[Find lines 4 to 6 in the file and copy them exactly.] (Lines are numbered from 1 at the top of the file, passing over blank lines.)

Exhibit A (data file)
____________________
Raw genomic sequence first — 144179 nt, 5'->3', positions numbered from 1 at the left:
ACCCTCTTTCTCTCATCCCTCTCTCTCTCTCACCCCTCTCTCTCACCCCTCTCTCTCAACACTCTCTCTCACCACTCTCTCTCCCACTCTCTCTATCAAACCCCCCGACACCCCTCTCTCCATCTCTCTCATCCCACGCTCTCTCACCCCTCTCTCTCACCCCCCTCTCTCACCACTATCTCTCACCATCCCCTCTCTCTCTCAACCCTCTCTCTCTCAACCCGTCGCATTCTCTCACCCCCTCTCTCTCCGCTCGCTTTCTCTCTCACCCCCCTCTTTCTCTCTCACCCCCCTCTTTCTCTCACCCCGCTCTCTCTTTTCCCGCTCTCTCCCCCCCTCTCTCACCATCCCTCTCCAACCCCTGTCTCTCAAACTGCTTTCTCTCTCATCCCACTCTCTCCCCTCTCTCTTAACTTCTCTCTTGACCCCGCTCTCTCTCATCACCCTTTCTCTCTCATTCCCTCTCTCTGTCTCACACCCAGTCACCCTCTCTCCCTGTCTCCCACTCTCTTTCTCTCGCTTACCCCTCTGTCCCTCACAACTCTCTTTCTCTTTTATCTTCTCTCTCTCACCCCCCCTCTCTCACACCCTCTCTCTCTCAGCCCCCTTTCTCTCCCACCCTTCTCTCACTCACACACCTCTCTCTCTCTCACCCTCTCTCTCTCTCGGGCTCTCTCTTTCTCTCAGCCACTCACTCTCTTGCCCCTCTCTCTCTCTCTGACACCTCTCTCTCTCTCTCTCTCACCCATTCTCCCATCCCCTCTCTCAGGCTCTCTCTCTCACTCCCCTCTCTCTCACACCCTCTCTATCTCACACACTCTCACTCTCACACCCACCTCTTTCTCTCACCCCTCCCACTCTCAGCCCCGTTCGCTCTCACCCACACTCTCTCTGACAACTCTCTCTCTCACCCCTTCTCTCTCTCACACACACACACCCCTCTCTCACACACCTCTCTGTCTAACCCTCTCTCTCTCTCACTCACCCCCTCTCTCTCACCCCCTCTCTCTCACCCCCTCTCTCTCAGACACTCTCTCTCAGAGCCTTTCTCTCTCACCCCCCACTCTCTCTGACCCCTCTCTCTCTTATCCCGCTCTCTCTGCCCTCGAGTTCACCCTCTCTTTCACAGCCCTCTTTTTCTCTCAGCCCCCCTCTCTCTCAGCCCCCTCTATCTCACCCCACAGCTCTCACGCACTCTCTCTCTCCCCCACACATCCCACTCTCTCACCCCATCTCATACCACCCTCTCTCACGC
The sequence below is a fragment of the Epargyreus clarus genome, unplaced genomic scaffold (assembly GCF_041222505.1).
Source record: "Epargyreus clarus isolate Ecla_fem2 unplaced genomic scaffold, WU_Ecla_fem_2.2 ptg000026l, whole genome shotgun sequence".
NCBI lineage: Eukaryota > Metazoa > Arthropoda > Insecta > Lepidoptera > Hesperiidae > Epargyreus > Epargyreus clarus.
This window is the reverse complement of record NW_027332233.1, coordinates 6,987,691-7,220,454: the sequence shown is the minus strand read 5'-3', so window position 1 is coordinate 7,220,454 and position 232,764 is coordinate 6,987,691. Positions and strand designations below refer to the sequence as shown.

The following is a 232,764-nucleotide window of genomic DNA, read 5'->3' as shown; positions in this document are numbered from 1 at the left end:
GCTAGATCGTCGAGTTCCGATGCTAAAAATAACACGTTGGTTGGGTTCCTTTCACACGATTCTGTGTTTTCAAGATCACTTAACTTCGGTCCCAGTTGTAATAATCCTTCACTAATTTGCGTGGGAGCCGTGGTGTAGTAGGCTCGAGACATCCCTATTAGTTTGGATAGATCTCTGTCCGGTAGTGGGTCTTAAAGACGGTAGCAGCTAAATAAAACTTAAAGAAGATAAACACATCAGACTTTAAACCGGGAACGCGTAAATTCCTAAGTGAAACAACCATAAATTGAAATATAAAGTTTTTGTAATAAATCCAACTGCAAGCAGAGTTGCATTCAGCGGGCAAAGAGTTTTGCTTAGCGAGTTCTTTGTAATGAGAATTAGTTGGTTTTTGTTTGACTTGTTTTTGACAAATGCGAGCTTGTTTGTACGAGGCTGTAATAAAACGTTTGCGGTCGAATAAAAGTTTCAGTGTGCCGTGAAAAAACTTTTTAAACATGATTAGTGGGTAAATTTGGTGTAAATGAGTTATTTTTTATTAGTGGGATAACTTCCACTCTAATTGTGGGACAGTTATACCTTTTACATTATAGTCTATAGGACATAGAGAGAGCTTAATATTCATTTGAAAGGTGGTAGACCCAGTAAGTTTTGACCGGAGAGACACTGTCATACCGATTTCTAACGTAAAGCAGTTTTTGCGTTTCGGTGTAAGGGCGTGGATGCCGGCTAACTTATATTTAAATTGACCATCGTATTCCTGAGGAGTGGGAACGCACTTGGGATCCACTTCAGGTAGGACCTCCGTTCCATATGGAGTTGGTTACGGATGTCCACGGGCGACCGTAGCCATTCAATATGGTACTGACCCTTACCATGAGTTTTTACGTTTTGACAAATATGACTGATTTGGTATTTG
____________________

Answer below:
Source record: "Epargyreus clarus isolate Ecla_fem2 unplaced genomic scaffold, WU_Ecla_fem_2.2 ptg000026l, whole genome shotgun sequence".
NCBI lineage: Eukaryota > Metazoa > Arthropoda > Insecta > Lepidoptera > Hesperiidae > Epargyreus > Epargyreus clarus.
This window is the reverse complement of record NW_027332233.1, coordinates 6,987,691-7,220,454: the sequence shown is the minus strand read 5'-3', so window position 1 is coordinate 7,220,454 and position 232,764 is coordinate 6,987,691. Positions and strand designations below refer to the sequence as shown.